Note that because of the platform restrictions it’s only supported for JVM and Native targets (except WatchOS) and isn’t supported for JavaScript. More details on how to configure it for different platforms can be found here.

Using NSURLSession for iOS engine

The iOS engine now provides a way to configure NSURLSession:

NSURLSession is a default API to interact with HTTP / HTTPS protocols on iOS, so now you can use it to tweak all the iOS-related settings.

Working with JSON improved

The following changes are supported both on HttpClient and server, so far in an experimental state.

Simplified collections serialization in JSON

In the previous Ktor versions, you needed to register auxiliary types for serializing collections. Now this process is simplified: JsonFeature handles collection types without additional configuration. And all the related functions like setMapper, setListMapper, register are now deprecated.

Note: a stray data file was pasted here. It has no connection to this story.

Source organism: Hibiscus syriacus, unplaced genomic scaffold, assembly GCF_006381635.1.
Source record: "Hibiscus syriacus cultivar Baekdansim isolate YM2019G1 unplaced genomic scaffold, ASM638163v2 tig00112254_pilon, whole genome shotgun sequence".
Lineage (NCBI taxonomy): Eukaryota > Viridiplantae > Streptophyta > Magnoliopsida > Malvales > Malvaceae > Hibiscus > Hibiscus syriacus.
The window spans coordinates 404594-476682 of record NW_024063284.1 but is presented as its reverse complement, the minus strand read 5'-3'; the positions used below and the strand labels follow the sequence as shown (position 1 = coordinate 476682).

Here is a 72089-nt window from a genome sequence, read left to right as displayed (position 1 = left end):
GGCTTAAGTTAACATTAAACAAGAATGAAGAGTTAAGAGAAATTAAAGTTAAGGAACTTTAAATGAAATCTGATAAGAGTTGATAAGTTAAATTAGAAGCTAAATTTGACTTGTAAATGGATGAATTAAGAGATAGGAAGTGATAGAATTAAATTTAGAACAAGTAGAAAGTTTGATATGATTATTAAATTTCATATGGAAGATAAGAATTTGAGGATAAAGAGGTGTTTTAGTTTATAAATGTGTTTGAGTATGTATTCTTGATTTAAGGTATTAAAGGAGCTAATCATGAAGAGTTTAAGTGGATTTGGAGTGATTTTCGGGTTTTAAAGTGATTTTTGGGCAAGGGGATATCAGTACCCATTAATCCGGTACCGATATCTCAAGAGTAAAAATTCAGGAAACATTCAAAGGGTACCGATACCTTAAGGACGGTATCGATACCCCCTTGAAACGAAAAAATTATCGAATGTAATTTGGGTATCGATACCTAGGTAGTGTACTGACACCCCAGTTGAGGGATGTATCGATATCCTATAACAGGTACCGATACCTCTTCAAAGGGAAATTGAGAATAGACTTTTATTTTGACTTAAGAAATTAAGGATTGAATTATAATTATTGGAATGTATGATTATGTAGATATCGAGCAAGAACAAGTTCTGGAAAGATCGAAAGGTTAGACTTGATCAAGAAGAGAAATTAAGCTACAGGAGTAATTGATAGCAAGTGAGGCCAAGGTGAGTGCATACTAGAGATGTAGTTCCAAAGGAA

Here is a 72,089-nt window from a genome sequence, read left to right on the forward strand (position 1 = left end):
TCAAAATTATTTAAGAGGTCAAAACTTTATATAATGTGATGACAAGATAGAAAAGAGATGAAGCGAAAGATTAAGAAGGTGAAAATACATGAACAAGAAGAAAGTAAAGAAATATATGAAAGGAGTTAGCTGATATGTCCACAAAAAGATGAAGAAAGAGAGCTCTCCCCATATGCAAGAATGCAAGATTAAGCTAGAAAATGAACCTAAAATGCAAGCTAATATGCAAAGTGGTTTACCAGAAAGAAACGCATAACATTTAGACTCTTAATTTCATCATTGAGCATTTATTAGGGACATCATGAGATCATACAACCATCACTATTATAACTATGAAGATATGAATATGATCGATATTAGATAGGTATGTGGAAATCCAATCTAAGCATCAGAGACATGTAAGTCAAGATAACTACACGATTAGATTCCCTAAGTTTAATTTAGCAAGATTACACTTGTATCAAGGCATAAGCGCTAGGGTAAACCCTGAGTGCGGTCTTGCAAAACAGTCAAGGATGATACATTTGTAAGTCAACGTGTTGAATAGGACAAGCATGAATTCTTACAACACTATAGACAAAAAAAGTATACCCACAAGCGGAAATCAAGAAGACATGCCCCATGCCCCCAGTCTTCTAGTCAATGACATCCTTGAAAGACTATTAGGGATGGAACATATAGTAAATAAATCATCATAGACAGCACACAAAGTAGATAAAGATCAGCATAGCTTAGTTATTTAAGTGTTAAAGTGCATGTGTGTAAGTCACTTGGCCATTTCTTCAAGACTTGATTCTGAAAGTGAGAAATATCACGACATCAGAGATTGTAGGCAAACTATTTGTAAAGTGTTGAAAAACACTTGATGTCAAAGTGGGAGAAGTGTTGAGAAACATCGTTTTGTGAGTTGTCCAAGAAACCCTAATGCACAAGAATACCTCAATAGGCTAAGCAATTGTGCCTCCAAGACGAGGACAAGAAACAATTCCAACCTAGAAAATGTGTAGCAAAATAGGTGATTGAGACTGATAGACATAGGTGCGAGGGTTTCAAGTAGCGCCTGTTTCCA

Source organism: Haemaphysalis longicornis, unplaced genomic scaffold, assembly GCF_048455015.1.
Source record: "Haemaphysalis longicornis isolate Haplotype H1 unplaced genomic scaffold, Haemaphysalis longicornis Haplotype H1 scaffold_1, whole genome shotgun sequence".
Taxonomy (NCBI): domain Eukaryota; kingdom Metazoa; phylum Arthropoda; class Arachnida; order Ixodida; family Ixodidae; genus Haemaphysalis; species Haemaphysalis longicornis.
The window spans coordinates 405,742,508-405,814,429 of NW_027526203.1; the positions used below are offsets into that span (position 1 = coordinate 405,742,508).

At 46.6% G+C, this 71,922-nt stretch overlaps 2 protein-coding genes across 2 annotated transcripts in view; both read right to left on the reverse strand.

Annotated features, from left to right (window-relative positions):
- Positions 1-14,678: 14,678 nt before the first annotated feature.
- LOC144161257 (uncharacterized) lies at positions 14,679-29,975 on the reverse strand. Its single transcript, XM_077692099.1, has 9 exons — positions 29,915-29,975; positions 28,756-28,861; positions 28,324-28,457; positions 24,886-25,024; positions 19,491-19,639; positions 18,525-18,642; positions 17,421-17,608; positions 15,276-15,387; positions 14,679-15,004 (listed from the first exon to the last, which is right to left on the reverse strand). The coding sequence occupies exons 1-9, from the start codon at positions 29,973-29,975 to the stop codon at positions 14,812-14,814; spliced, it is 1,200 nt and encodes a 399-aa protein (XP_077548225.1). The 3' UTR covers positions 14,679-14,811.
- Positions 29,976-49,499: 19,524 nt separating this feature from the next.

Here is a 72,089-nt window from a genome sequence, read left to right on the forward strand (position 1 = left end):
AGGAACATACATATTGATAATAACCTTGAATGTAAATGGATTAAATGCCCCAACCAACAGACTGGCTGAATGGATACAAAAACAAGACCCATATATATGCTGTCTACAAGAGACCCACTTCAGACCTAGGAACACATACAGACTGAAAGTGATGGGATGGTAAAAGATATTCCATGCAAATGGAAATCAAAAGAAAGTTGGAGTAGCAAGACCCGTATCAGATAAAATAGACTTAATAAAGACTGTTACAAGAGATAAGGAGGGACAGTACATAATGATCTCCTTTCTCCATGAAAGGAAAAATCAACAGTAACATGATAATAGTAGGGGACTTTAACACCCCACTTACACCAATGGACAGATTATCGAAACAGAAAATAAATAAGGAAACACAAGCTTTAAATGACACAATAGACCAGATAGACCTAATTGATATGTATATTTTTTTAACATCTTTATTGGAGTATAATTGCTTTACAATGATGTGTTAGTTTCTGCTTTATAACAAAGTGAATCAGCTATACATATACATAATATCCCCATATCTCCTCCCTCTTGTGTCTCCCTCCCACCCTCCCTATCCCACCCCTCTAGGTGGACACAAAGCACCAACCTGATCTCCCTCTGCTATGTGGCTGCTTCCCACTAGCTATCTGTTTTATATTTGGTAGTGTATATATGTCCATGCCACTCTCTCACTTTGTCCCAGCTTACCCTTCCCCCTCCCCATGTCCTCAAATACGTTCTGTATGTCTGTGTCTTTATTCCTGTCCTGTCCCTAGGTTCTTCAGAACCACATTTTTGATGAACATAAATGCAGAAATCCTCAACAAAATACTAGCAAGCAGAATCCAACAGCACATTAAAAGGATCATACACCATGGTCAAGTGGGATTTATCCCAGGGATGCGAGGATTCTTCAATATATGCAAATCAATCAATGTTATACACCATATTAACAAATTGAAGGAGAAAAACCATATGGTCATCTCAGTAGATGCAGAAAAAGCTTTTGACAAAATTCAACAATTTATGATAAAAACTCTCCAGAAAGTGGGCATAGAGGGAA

There is no need to register List<User> in JsonFeature anymore:

The same applies when working with JSON on a server, you can specify the collection types with the expected generic arguments when receiving the content:

kotlinx.serialization DSL

Ktor now supports a way to construct a JSON body using the kotlinx.serialization DSL:

To use it on a client, install JsonFeature and add the ktor-client-serialization dependency. On the server, use the SerializationConverter.

Migration Steps

To migrate your Ktor application to the new version, you’ll need to:

  • Update all your usages of HttpResponse: simply remove the close calls, and use HttpStatement when needed.

  • Update the imports. The kotlinx.io dependency has been removed, so you’ll need to replace imports in the following way:
    • import kotlinx.io. -> import io.ktor.utils.io.
    • import kotlinx.coroutines.io. -> import io.ktor.utils.io.

Note that there’s no binary compatibility with 1.2.x, so if you use any external Ktor features you’ll need to recompile them against the latest version. Also, make sure that you’re using 5.4.1+ Gradle metadata version.

Thank you for reading this and don’t forget to take the survey!

Take part in the survey

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Kotlin Census 2019: Call for Respondents

You can read this blog post in other languages: